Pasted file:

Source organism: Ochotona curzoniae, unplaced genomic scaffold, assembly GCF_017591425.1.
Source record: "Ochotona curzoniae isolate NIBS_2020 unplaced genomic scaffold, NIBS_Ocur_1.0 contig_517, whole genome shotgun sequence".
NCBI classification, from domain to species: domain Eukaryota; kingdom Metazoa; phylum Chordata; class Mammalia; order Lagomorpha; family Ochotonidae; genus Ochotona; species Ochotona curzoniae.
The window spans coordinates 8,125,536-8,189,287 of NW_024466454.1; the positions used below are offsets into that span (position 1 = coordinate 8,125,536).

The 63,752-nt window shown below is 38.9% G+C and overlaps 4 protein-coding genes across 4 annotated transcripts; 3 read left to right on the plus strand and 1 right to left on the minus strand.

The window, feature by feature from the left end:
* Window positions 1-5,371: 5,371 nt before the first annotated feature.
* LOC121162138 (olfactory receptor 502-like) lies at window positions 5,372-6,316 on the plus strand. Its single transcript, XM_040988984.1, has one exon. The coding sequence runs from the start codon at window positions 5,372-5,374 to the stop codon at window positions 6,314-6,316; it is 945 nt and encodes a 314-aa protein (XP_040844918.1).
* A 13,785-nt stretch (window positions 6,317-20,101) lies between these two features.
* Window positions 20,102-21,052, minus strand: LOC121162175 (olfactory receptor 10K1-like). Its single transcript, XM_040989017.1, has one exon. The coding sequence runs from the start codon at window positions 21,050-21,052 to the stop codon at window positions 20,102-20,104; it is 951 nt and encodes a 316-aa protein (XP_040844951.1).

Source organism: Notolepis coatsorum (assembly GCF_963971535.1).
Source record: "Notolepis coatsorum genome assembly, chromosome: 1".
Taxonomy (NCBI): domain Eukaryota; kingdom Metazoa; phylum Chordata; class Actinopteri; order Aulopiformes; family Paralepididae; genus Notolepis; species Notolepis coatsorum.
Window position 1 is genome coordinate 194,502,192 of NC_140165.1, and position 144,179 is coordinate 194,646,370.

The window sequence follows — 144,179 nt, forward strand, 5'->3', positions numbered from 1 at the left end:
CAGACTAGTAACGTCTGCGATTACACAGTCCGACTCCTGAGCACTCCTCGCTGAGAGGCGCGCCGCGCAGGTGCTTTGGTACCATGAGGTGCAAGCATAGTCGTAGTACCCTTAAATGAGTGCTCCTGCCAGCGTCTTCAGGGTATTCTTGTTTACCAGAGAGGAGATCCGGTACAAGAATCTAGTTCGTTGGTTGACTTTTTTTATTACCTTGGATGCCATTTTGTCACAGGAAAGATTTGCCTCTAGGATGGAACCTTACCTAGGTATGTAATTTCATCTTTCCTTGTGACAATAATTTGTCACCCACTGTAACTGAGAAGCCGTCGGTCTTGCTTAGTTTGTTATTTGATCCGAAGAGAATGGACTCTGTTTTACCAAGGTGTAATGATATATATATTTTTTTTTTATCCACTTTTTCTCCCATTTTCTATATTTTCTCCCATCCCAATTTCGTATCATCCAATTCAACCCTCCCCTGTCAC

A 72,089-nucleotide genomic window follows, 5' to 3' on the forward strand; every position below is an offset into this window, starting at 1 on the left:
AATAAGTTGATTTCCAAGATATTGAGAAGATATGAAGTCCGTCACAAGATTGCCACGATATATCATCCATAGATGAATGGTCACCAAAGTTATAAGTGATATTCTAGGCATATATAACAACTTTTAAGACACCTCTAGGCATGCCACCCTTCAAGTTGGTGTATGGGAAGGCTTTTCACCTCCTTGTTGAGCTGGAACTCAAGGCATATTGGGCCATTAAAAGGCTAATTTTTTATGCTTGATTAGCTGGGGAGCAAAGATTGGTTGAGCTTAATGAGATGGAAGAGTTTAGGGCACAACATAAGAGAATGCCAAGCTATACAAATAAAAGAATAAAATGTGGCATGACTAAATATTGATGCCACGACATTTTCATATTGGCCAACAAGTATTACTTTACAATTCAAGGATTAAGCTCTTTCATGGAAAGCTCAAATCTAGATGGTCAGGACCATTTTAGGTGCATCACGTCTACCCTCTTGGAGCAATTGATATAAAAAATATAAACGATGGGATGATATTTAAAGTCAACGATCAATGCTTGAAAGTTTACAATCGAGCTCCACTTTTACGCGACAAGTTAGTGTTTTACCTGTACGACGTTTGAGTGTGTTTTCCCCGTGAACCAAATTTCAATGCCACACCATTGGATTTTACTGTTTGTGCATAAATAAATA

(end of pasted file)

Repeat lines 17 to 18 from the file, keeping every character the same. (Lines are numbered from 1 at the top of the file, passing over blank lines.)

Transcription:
A 72,089-nucleotide genomic window follows, 5' to 3' on the forward strand; every position below is an offset into this window, starting at 1 on the left:
AATAAGTTGATTTCCAAGATATTGAGAAGATATGAAGTCCGTCACAAGATTGCCACGATATATCATCCATAGATGAATGGTCACCAAAGTTATAAGTGATATTCTAGGCATATATAACAACTTTTAAGACACCTCTAGGCATGCCACCCTTCAAGTTGGTGTATGGGAAGGCTTTTCACCTCCTTGTTGAGCTGGAACTCAAGGCATATTGGGCCATTAAAAGGCTAATTTTTTATGCTTGATTAGCTGGGGAGCAAAGATTGGTTGAGCTTAATGAGATGGAAGAGTTTAGGGCACAACATAAGAGAATGCCAAGCTATACAAATAAAAGAATAAAATGTGGCATGACTAAATATTGATGCCACGACATTTTCATATTGGCCAACAAGTATTACTTTACAATTCAAGGATTAAGCTCTTTCATGGAAAGCTCAAATCTAGATGGTCAGGACCATTTTAGGTGCATCACGTCTACCCTCTTGGAGCAATTGATATAAAAAATATAAACGATGGGATGATATTTAAAGTCAACGATCAATGCTTGAAAGTTTACAATCGAGCTCCACTTTTACGCGACAAGTTAGTGTTTTACCTGTACGACGTTTGAGTGTGTTTTCCCCGTGAACCAAATTTCAATGCCACACCATTGGATTTTACTGTTTGTGCATAAATAAATA